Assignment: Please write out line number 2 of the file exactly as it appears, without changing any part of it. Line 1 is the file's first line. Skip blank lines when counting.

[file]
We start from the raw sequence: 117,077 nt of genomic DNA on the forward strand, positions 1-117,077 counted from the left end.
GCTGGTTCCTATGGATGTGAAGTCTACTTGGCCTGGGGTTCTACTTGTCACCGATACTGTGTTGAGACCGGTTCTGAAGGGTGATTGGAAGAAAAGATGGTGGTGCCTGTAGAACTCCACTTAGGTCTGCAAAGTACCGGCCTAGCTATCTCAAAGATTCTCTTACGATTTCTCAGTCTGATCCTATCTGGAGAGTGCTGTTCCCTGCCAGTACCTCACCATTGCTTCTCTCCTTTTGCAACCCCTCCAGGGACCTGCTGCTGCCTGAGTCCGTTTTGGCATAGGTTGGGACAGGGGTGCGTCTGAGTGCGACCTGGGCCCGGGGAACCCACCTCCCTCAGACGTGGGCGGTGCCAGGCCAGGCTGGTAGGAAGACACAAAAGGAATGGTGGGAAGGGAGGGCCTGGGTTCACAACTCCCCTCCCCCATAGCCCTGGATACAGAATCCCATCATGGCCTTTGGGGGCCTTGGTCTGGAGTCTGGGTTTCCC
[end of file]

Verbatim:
GCTGGTTCCTATGGATGTGAAGTCTACTTGGCCTGGGGTTCTACTTGTCACCGATACTGTGTTGAGACCGGTTCTGAAGGGTGATTGGAAGAAAAGATGGTGGTGCCTGTAGAACTCCACTTAGGTCTGCAAAGTACCGGCCTAGCTATCTCAAAGATTCTCTTACGATTTCTCAGTCTGATCCTATCTGGAGAGTGCTGTTCCCTGCCAGTACCTCACCATTGCTTCTCTCCTTTTGCAACCCCTCCAGGGACCTGCTGCTGCCTGAGTCCGTTTTGGCATAGGTTGGGACAGGGGTGCGTCTGAGTGCGACCTGGGCCCGGGGAACCCACCTCCCTCAGACGTGGGCGGTGCCAGGCCAGGCTGGTAGGAAGACACAAAAGGAATGGTGGGAAGGGAGGGCCTGGGTTCACAACTCCCCTCCCCCATAGCCCTGGATACAGAATCCCATCATGGCCTTTGGGGGCCTTGGTCTGGAGTCTGGGTTTCCC